Judson Dance Theater

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Judson Dance Theater was a collective of dancers, composers, and visual artists who performed at the Judson Memorial Church in Greenwich Village, Manhattan New York City between 1962 and 1964. It grew out of a composition class taught by Robert Dunn, a musician who had studied with John Cage. The artists involved were avant garde experimentalists who rejected the confines of Modern dance practice and theory, inventing as they did the precepts of Postmodern dance. Yvonne Rainer's 'No Manifesto' - (to which she rejects any confines to technique, thrill, spectacle, glamour, or assumed space) came out of this movement as a way to state what the Judson Dance Theater wanted; a way to convey the beauty of ordinary movement and the pureness of dance/performance art. It was a place for collaboration between artists in various fields such as, dancers, writers, filmmakers, composers, etc. Their goal in this collaboration was to observe dance in its purist form. This resulted in the elimination of many theatrical elements like plots and storylines, elaborate costumes and scenery, and even formal dance technique. The group constantly redefined itself by these collaborative efforts.

The first Judson concert took place on July 6, 1962, with works created by Steve Paxton, Fred Herko, David Gordon, Alex and Deborah Hay, Yvonne Rainer, Elaine Summers, William Davis, and Ruth Emerson. Two American artists notorious for their contributions to the Judson Dance Theater were American painter Robert Rauschenberg and conceptual artist Robert Morris. Composer John Herbert McDowell also contributed. The group met weekly to perform and received critique. There was an atmosphere of diversity and freedom amongst the group. Judson Dance Theater members were able to participate in performance and multimedia art instillations, or “happenings”, that took place around the city. Everyday movements became inspiration for material in many of the pieces created. Some of the Judson Dance Theater artists used untrained performers and dancers to convey a freshness and natural approach to movement. This naturalistic approach can be seen in 'Pelican', a trio for a woman in pointe shoes and two men in roller skates choreographed and danced in by Rauschenberg himself. Out of the Judson Dance Theater came many notable works, including Rainer’s 'Trio A' and Steve Paxton’s 'Satisfyin’ Lover'. Deborah Hay also took advantage of these untrained dancers by infusing elements of folk dance and meditation into her choreography. This application humanized her movements, making them more comprehensible and easier to pick up. Her contribution to the normalization of these untrained performers caused a new narrative that brought pleasure and fulfillment to the forefront of the dancers’ experiences.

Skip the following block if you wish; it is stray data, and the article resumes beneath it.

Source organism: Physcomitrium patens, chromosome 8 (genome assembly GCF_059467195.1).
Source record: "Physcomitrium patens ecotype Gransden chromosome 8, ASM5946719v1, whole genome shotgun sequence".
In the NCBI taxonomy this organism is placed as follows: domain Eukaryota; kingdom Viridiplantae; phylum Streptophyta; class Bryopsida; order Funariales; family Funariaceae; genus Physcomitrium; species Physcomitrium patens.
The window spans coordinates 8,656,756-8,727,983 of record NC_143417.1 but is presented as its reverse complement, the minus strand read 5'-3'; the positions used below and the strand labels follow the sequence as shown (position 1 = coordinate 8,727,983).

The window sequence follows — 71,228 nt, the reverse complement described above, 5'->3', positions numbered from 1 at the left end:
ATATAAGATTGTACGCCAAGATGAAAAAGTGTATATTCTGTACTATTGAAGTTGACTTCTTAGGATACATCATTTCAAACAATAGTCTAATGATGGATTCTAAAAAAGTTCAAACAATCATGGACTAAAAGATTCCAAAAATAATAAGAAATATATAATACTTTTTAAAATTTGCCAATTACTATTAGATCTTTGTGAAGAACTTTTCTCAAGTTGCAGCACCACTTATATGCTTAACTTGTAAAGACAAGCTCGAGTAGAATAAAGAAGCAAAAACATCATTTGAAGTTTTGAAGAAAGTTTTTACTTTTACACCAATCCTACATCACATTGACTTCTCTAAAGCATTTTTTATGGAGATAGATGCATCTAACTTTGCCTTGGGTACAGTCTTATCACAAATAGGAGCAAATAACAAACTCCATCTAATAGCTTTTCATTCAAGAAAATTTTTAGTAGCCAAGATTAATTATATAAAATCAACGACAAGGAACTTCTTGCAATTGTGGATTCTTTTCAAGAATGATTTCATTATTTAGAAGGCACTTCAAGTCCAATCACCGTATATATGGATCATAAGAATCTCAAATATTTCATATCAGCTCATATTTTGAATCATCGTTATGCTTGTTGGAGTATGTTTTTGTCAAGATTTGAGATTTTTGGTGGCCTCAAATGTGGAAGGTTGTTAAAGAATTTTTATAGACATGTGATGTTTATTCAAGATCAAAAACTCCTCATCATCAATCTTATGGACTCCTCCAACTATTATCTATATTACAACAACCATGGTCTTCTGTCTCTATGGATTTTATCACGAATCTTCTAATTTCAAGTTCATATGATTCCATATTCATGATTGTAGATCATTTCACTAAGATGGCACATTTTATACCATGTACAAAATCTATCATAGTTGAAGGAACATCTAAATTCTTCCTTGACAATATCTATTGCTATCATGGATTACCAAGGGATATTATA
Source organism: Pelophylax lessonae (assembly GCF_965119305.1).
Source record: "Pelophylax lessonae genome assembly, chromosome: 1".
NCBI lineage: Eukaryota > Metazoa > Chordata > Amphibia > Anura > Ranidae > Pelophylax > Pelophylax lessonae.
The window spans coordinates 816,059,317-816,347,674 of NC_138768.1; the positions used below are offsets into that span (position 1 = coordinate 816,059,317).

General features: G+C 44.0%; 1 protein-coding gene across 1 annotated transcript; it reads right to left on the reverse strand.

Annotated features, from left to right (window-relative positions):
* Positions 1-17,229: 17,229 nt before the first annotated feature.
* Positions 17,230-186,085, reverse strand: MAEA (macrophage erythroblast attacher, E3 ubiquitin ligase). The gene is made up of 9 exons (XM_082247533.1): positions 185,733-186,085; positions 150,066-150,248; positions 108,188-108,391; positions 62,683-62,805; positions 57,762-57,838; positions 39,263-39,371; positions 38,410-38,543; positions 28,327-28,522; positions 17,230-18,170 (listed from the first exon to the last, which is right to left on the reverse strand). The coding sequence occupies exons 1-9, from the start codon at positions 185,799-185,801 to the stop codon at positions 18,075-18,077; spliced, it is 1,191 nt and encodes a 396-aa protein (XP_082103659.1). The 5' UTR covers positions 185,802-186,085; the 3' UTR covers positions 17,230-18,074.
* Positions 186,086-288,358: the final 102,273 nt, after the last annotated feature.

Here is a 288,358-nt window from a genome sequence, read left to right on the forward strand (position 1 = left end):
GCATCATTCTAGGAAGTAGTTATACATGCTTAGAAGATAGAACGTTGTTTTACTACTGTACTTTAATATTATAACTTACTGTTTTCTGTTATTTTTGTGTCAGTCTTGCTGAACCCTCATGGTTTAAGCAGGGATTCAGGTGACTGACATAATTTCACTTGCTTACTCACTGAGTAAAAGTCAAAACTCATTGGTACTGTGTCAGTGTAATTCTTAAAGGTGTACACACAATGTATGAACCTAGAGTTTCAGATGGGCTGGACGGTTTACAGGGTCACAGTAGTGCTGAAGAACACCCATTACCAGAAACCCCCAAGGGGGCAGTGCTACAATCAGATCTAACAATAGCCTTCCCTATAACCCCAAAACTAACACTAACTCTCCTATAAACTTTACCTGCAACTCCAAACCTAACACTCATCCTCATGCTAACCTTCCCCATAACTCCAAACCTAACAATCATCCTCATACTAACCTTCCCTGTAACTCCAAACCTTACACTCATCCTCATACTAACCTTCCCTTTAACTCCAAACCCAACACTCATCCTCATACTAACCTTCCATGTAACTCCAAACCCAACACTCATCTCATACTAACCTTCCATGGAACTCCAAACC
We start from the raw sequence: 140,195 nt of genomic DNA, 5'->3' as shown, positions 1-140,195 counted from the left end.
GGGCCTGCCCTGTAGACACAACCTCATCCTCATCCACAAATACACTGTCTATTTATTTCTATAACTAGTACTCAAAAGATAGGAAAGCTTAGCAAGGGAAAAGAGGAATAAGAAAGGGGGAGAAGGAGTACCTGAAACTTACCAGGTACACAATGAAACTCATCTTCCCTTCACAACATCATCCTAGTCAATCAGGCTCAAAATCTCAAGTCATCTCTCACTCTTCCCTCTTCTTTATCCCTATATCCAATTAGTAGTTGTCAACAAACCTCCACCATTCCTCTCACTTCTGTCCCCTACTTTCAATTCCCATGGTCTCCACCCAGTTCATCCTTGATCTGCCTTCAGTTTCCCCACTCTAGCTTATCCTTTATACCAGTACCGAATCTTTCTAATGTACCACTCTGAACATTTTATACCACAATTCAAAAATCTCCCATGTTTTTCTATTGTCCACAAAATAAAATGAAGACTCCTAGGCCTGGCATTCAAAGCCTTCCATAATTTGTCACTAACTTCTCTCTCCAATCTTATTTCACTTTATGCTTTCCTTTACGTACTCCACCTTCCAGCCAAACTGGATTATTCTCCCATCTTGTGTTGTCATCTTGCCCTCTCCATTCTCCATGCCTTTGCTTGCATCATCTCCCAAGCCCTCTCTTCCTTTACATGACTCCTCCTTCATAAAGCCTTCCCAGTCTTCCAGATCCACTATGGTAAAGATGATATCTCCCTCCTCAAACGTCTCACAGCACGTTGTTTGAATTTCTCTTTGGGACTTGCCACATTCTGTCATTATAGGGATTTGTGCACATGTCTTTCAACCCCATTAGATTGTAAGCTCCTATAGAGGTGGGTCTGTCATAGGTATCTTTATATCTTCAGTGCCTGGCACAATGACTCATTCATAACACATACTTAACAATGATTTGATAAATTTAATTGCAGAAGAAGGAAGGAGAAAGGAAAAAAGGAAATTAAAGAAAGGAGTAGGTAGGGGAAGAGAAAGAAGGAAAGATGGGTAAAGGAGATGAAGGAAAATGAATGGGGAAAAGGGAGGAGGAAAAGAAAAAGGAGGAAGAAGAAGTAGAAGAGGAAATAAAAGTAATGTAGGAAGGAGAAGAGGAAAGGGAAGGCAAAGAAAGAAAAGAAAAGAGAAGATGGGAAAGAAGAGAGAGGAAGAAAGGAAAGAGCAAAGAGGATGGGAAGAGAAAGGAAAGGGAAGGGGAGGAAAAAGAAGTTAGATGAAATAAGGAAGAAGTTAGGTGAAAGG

A key revivalist of the Judson Church era’s resistance to spectacle was Mark Morris, American choreographer who invited form and structure back into the realm of modern dance.

Judson Dance Theater produced nearly two hundred dances.[1]

Influence[edit]

Developments in dance practice that can be traced back to the Judson Dance Theater include:

Performers[edit]

Some of the notable seminal dance artists, musicians and visual artists who were part of the Judson Dance Theater include:

See also[edit]

References[edit]

  1. ^ "Judson Dance Theater". 100 Dance Treasures. Dance Heritage Coalition. Retrieved 27 September 2015. 

Further reading

External links[edit]